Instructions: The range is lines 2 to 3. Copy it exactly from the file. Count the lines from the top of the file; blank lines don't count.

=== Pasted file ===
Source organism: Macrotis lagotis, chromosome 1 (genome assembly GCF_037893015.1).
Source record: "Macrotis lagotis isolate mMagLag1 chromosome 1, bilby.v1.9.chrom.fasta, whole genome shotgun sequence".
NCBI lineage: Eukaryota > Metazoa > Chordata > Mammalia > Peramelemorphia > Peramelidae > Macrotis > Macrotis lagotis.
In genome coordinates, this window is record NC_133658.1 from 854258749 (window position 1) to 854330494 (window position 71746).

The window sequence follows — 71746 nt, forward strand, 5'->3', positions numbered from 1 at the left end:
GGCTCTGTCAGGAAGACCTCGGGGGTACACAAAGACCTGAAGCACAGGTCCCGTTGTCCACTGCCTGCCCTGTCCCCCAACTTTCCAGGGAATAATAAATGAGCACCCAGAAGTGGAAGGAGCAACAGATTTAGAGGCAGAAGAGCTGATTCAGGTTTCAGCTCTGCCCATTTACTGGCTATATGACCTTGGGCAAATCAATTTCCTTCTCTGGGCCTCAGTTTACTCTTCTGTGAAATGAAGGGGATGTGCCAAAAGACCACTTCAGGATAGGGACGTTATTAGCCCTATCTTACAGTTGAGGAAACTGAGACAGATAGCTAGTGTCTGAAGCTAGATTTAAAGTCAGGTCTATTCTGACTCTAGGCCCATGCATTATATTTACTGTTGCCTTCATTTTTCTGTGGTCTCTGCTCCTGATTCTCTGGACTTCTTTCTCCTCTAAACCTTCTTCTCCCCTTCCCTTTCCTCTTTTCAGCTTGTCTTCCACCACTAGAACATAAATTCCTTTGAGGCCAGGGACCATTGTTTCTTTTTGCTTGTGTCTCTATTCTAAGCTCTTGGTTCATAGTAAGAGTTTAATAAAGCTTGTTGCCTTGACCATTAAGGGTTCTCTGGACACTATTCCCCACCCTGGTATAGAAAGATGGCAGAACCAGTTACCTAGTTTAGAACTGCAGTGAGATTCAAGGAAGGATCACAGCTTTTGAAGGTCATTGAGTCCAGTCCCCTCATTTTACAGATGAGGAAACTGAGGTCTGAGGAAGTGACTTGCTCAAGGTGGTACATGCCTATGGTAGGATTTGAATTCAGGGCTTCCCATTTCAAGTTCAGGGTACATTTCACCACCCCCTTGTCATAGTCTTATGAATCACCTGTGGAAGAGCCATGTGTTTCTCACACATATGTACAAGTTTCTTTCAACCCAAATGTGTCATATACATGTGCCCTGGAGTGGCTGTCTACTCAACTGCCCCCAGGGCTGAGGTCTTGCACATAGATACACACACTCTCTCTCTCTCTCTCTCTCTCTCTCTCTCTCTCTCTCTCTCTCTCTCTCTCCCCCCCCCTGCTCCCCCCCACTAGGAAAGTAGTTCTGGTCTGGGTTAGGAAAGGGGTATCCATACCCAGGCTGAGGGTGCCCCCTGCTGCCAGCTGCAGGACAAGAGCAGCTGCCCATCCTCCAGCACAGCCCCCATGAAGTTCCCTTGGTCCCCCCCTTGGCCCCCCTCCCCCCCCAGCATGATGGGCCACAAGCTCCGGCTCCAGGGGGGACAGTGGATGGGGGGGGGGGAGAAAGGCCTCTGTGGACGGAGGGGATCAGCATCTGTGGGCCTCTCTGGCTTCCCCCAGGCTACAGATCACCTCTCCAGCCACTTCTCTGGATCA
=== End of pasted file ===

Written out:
Source record: "Macrotis lagotis isolate mMagLag1 chromosome 1, bilby.v1.9.chrom.fasta, whole genome shotgun sequence".
NCBI lineage: Eukaryota > Metazoa > Chordata > Mammalia > Peramelemorphia > Peramelidae > Macrotis > Macrotis lagotis.